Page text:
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October 20, 2014

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Domestic violence workers find truth in Harry Reid’s jobless comments

Harry Reid's comments

Sun Coverage

While conservatives attacked Senate Majority Leader Harry Reid over his statement that unemployed men are more likely to be abusive than those with jobs, local and national domestic violence groups defended the senator.

Reid made the comments Monday on the floor of the Senate during debate over a jobs bill.

“I met with some people, while I was home, dealing with domestic abuse,” Reid said. “It has gotten out of hand. Why? Men don't have jobs. Women don't have jobs either, but women aren’t abusive, most of the time. Men, when they're out of work, tend to become abusive. Our domestic crisis shelters in Nevada are jammed; that’s the way it is all over the country.”

Conservatives used the statement to attack the senator, with one blogger saying, "Harry's wife ought to take this as a warning come November," and a Fox News commentator saying, “It's so insane, and I don't know how much lower Harry Reid can go.”

When questioned about the statement by reporters on Tuesday, Reid defended himself and said Las Vegas’ high unemployment has led to more domestic violence.

"I’m just telling you what two people working in the field every day say," Reid said. "There’s no question that people being out of work causes more people to be involved in domestic violence."

Domestic violence groups in Nevada say joblessness doesn’t actually make a person become violent, but it does make violent situations worse.

“People that are not abusive are not all of the sudden going to turn abusive because they lose their job,” said Maria Outcalt, a spokeswoman for Safe Nest, which provides shelter and counseling for domestic violence victims in Clark County. “Abusive behavior is not just because somebody is having a hard time. It’s not going to start all of the sudden.”

The number of people Safe Nest has served in the past year remained steady, Outcalt said.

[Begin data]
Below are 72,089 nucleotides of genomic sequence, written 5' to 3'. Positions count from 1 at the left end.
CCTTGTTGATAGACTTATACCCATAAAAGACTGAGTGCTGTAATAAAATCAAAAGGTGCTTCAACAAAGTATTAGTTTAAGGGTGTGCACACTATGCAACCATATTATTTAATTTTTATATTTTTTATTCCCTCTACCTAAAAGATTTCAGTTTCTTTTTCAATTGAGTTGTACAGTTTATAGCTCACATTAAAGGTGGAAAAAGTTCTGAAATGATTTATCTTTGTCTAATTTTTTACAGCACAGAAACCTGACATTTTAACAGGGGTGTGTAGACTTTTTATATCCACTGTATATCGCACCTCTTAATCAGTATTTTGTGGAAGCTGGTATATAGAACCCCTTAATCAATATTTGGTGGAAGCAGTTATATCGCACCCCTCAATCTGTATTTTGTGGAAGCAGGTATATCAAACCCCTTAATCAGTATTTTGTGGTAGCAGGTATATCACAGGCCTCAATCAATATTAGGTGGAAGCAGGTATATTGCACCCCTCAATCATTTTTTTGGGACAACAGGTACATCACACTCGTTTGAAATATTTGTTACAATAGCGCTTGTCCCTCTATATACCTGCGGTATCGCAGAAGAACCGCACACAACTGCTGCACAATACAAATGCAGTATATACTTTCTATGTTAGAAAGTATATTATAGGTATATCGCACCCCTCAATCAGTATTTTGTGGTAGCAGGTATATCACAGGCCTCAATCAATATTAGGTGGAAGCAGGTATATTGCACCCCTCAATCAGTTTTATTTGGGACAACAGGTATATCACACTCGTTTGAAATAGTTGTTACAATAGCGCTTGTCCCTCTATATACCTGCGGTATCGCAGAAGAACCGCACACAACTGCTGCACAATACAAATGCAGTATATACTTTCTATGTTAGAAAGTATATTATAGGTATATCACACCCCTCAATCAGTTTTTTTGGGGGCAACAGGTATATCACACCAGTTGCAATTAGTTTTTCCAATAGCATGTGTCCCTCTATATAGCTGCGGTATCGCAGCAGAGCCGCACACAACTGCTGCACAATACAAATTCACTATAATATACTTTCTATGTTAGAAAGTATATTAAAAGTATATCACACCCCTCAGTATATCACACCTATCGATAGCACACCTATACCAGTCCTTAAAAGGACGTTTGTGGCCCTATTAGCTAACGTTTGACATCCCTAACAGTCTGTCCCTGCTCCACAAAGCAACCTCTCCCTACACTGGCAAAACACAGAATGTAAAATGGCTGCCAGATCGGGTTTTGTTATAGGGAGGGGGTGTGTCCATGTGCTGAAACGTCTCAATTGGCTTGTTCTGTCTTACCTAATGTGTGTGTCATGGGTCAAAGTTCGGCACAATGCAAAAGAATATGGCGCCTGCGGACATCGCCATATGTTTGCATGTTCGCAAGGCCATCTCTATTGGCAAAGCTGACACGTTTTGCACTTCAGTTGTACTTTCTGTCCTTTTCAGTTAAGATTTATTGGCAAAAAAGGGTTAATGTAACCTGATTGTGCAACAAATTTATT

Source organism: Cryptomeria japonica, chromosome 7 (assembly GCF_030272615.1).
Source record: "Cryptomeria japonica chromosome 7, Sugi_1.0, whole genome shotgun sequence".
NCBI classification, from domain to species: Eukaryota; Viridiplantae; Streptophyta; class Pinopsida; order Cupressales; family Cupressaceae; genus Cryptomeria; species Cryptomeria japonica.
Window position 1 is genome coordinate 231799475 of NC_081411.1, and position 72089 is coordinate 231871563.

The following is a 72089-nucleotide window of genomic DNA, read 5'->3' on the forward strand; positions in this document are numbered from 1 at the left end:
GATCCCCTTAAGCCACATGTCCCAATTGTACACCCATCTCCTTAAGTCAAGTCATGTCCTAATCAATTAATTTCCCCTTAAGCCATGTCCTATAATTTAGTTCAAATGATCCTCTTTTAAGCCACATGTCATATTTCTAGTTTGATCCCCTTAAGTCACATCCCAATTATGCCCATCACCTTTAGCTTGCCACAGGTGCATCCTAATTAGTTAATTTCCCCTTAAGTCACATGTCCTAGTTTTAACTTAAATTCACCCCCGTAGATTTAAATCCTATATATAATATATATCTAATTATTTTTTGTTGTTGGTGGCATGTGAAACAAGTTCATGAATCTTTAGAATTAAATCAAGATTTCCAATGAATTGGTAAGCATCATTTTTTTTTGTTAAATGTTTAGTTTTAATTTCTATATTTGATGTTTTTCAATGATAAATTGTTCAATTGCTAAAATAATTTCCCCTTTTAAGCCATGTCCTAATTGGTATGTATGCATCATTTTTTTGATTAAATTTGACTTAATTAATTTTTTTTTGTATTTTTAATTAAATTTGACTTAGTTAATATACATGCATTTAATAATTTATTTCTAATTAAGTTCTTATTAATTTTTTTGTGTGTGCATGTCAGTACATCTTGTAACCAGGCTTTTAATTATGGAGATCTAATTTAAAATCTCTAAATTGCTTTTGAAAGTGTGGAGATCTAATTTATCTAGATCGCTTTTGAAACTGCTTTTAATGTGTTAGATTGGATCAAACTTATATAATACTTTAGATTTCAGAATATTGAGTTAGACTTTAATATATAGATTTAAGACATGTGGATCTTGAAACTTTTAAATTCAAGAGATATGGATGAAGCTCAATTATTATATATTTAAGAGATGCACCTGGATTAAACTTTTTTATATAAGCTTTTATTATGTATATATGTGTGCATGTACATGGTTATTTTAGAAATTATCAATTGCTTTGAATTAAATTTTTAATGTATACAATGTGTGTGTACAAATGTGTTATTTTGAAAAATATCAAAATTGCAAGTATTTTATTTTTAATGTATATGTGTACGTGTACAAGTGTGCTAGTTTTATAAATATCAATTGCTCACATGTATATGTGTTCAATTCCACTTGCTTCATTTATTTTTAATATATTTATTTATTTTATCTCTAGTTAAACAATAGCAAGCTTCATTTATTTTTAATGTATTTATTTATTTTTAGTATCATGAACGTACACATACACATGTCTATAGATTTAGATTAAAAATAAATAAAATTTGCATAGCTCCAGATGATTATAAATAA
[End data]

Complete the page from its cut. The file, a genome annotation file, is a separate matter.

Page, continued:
But victims’ advocates said they still think unemployment has made their jobs more difficult.

“The sense of his remarks are true, in that it can make the situation worse, but I don’t know that being out of work alone causes domestic violence,” said Sue Meuschke, executive director of the Nevada Network Against Domestic Violence. “The economy doesn’t cause domestic violence, but certainly economic conditions can impact the circumstances.”

Victims are less likely to leave an abusive relationship when money is tight, Meuschke said.

“We’re seeing a reluctance on the part of women victims of domestic violence to leave the relationship because of the economy,” she said. “They see almost no options out there. If they leave, where are they going to get a job, where are they going to find housing, how are they going to support themselves and/or their children?”

Outcalt said that when a man is unemployed he spends more time at home, giving more time for abusive behavior to manifest itself.

In a 2004 study sponsored by the National Institute of Justice, researchers found that in relationships where the man is always employed, the rate of violence is 4.7 percent.

But when the man is unemployed once, that rate goes up to 7.5 percent, and if he has two periods of unemployment, the rate is 12.3 percent.

“The economy does not cause domestic violence but can make it worse,” said Sue Else, president of the National Network to End Domestic Violence, in a statement. “Senator Reid is correct in discussing how pervasive domestic violence is and what job loss can do to exacerbate the problem. The poor economy can fuel the fire of domestic violence and limit options for victims to escape. The numbers back up what Senator Reid is seeing in Nevada.”

Sun reporter Lisa Mascaro contributed to this report.

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